DeSpain said reports like that upset the public because it only sees bits and pieces of information. After reading the report, he said he agreed with many of the points but the information in the news might alarm people because they are not exposed to the entire picture.

Michelle Wanna, a dermatology resident with MU's Department of Dermatology, agreed. She said she had to dig through the report to find the methods for the study.

Researchers with the Environmental Working Group evaluated sunscreen ingredients based on technical sunscreen literature, including nearly 400 industry- and peer-reviewed studies, and compiled a searchable, online database of 952 sunscreens. Consumers can search the database by brand name, water-resistant sunscreens, sunscreens for children and babies, sunscreens with good UVA protection and sunscreens with no nanoparticles - microscopic particles that the Environmental Working Group says may be toxic when absorbed by skin.

The report stressed that consumers have no way to know if the claims on the sunscreen bottle are true until the Food and Drug Administration finalizes sunscreen regulations. Current regulations only require sunscreen manufacturers to list the SPF, or amount of UVB protection a sunscreen offers. The FDA proposed rules in August 2007 that would require sunscreen manufacturers to list the level of UVA protection on the sunscreen bottle along with the SPF. UVA rays pass deeper than UVB rays under the skin and add to skin damage that can lead to premature aging and skin cancer, according to the National Cancer Institute.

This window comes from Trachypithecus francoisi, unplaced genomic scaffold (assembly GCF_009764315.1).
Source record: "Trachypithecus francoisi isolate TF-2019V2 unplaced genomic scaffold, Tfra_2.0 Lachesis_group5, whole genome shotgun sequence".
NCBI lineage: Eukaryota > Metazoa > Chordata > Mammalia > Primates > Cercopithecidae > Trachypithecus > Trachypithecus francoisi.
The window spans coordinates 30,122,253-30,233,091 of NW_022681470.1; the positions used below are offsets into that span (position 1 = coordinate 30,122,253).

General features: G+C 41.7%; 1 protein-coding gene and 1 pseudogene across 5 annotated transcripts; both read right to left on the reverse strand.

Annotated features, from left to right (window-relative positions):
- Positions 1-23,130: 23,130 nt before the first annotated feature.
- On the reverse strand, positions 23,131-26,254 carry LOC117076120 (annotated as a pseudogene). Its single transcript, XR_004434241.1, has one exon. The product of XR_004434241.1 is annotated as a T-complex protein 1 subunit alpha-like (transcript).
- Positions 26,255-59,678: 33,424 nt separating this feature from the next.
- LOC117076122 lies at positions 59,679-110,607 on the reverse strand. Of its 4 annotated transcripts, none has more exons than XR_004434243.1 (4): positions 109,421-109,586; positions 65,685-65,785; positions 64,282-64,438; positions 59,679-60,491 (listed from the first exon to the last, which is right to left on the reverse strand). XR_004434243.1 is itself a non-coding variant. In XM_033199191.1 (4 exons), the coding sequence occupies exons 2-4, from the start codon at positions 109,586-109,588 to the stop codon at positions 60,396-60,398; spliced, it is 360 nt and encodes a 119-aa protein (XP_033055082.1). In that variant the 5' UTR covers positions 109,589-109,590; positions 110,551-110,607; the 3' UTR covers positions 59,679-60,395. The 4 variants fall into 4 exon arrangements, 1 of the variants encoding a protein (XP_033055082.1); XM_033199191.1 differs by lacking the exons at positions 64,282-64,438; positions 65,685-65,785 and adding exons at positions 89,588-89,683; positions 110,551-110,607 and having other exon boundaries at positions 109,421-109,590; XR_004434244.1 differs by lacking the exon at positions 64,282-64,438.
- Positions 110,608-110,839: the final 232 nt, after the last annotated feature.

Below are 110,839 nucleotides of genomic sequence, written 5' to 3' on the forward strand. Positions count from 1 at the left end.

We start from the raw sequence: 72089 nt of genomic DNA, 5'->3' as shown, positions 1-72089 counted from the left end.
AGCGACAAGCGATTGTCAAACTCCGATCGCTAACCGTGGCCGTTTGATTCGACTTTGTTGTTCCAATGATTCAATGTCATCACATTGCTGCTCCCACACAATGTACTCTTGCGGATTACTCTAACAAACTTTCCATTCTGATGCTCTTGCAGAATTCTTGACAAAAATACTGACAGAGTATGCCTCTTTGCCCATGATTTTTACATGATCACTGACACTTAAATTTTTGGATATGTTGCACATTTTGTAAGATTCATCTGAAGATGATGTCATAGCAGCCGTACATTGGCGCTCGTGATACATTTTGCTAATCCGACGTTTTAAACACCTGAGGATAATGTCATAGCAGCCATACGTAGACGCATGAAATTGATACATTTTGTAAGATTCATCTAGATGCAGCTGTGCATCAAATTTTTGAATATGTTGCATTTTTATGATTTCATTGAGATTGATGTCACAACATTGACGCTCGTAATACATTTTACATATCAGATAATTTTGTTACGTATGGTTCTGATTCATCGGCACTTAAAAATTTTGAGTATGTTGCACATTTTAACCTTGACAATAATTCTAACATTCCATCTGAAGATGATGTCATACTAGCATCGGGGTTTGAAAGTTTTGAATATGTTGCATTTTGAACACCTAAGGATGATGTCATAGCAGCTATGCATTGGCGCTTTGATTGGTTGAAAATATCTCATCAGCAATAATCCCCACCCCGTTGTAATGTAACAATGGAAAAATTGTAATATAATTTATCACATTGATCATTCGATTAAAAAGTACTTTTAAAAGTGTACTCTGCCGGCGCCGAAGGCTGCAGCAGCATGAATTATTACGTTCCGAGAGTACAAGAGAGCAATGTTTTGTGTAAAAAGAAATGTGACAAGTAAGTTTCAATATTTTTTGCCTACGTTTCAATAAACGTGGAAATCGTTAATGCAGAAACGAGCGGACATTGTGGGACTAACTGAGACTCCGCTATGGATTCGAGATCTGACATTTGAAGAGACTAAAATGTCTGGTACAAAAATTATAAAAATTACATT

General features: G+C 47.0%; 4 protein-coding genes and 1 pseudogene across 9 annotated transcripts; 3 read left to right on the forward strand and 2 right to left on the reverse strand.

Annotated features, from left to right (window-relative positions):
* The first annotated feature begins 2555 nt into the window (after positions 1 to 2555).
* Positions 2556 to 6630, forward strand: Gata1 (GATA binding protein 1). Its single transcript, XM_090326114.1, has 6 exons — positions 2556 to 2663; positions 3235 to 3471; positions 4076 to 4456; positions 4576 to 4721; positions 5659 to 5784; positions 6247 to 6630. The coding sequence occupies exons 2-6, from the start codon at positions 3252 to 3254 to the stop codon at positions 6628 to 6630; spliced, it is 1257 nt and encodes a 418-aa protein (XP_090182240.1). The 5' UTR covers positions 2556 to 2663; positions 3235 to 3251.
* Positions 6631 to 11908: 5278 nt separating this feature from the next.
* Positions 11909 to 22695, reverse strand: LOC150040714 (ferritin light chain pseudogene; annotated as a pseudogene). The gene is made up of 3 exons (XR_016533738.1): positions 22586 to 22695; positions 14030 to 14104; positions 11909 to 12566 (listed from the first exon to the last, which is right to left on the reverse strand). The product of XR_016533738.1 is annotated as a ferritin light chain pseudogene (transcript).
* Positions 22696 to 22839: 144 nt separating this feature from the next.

The FDA has not finalized the proposed rules from 2007 yet. Sen. Christopher Dodd, D-Conn., introduced the Sunscreen Labeling Protection Act of 2008, or the SUN Act, on Aug. 1 in the Senate. If passed, the legislation would require the FDA to finalize its proposed rule in 180 days.

"Until (the FDA finalizes its rules), our database is a tool consumers can use to find out which brands are best for their families," Houlihan said.

The sunscreens that scored the best in the Environmental Working Group database are physical sunscreens. They contain few chemicals and block the sun's rays physically, without chemical reactions. The No. 1 sunscreen in the database, Keys Soap Solar RX Therapeutic Sunblock, sells for $32 on Common brands like Coppertone, Neutrogena and Banana Boat rank poorly in the database. Many of them scored lower because of high chemical content.

"It is pretty common for patients to ask about the chemical ingredients of sunscreens," DeSpain said. "And realistically, some people do have allergic reactions to the ingredients."